For a man of such tenacity, Mr. Sarkozy indulges in a surprising helping of self-pity. In a chapter discussing the Clearstream Affair — an international banking scandal in which every French politician was seen simultaneously lodging an ice pick in the next one’s back, calling to mind an Escher staircase or a Möbius strip — Mr. Sarkozy without irony celebrates his own stoicism, all the while disclosing the opposite quality: “I’m not naïve and I know how tough public life can be. I know that all sorts of dirty tricks exist. I can even accept that my adversaries, or even my ‘friends,’ take advantage of my troubles. This has been done with no sense of decency or limits on my private life. I could do without this, but that’s the way it is, and there’s no sense in complaining.”

Mr. Sarkozy’s complaints are justified, but his hysterical tone, joined with his insistence upon his own superior dignity, combine to suggest that somehow the ghost of Sophie Portnoy has commandeered his pen.

Similarly, however welcome his admiration of American political institutions, there is one American political tradition he could have done without — the airing of dirty marital laundry. “Cécilia,” he writes of the woman who famously cuckolded him with a prominent advertising executive, ” … is part of me. Whatever challenges we have faced as a couple, not a day has gone by that we didn’t talk. Really! We didn’t want to betray anyone, but we’re incapable of being apart. It’s not that we haven’t tried, but it’s impossible … I could never have imagined going though something like this. I never could have imagined being so devastated.”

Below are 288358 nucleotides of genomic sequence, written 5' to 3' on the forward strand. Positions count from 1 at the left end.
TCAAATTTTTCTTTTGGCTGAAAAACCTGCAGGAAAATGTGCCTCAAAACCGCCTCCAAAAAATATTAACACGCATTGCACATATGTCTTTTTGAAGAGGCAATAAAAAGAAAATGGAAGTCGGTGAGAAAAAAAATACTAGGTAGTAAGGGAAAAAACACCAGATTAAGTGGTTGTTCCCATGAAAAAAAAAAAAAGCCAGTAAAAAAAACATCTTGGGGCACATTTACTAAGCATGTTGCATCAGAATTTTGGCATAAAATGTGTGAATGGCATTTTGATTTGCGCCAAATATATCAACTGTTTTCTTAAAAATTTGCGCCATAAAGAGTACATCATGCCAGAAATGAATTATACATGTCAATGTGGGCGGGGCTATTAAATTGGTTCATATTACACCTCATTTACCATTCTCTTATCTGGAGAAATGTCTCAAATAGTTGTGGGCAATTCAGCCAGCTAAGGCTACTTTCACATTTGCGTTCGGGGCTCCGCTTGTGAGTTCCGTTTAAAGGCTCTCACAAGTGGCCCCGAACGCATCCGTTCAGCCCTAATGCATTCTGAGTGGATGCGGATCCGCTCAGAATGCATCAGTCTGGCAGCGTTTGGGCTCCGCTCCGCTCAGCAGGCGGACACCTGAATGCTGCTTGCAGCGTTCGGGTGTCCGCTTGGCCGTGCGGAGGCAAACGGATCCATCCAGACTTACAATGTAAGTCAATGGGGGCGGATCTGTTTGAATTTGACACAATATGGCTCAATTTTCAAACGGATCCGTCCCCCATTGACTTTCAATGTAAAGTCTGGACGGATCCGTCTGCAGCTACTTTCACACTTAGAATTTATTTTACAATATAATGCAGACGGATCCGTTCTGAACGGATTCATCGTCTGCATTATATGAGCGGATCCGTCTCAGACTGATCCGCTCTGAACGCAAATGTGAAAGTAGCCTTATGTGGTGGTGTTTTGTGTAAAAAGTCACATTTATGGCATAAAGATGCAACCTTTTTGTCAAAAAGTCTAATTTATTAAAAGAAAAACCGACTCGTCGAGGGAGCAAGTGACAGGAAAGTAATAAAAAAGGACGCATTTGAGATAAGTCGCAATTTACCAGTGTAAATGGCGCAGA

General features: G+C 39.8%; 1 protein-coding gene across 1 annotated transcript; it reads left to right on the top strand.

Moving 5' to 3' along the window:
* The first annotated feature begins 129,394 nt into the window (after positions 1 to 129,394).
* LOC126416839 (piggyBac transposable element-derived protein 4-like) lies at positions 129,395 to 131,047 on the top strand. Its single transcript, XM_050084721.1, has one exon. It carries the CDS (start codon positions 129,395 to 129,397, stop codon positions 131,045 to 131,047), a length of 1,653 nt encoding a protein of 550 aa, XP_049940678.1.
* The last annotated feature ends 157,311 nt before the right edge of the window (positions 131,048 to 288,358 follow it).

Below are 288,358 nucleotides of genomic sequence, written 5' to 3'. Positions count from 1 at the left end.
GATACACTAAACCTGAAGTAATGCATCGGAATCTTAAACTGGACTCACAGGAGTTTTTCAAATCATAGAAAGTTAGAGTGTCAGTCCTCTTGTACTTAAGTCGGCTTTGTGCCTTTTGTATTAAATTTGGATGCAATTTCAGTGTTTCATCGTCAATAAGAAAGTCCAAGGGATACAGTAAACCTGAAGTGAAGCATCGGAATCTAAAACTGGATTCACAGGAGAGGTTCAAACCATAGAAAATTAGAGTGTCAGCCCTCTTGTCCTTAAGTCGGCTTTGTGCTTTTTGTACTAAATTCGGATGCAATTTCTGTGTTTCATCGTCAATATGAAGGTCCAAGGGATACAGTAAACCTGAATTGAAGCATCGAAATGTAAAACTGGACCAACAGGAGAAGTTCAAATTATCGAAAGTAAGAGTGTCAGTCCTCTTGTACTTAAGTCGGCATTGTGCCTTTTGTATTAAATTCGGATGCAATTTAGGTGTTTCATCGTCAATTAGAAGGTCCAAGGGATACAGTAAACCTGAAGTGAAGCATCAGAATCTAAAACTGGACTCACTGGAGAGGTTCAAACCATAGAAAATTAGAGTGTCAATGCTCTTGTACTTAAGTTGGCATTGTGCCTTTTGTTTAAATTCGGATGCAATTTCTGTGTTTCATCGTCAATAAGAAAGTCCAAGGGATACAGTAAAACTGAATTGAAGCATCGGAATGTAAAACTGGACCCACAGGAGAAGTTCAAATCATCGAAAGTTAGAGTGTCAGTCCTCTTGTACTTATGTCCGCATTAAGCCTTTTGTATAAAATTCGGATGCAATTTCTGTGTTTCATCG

If you are willing to soldier on through this melodramatic dreck, there are many good ideas for France to be found between the clichés. His proposals to redistribute power away from the president are interesting, and given that he is poised to become president, unexpected. His diagnoses of the ailments of contemporary France are perfectly accurate, and if he has been termed a right-wing radical for describing these ailments so frankly, it is only because his opponents — and indeed his allies — trend so radically to the left. (By American standards, Mr. Sarkozy would be considered a center-left politician.) It would be a fine thing were Mr. Sarkozy allowed to put his good ideas into action, both for France and for America. In no way do I want to diminish this. I mean only to suggest that French political life would be better served — and French literature none the poorer — were Mr. Sarkozy to stick to politics and thus to his strengths.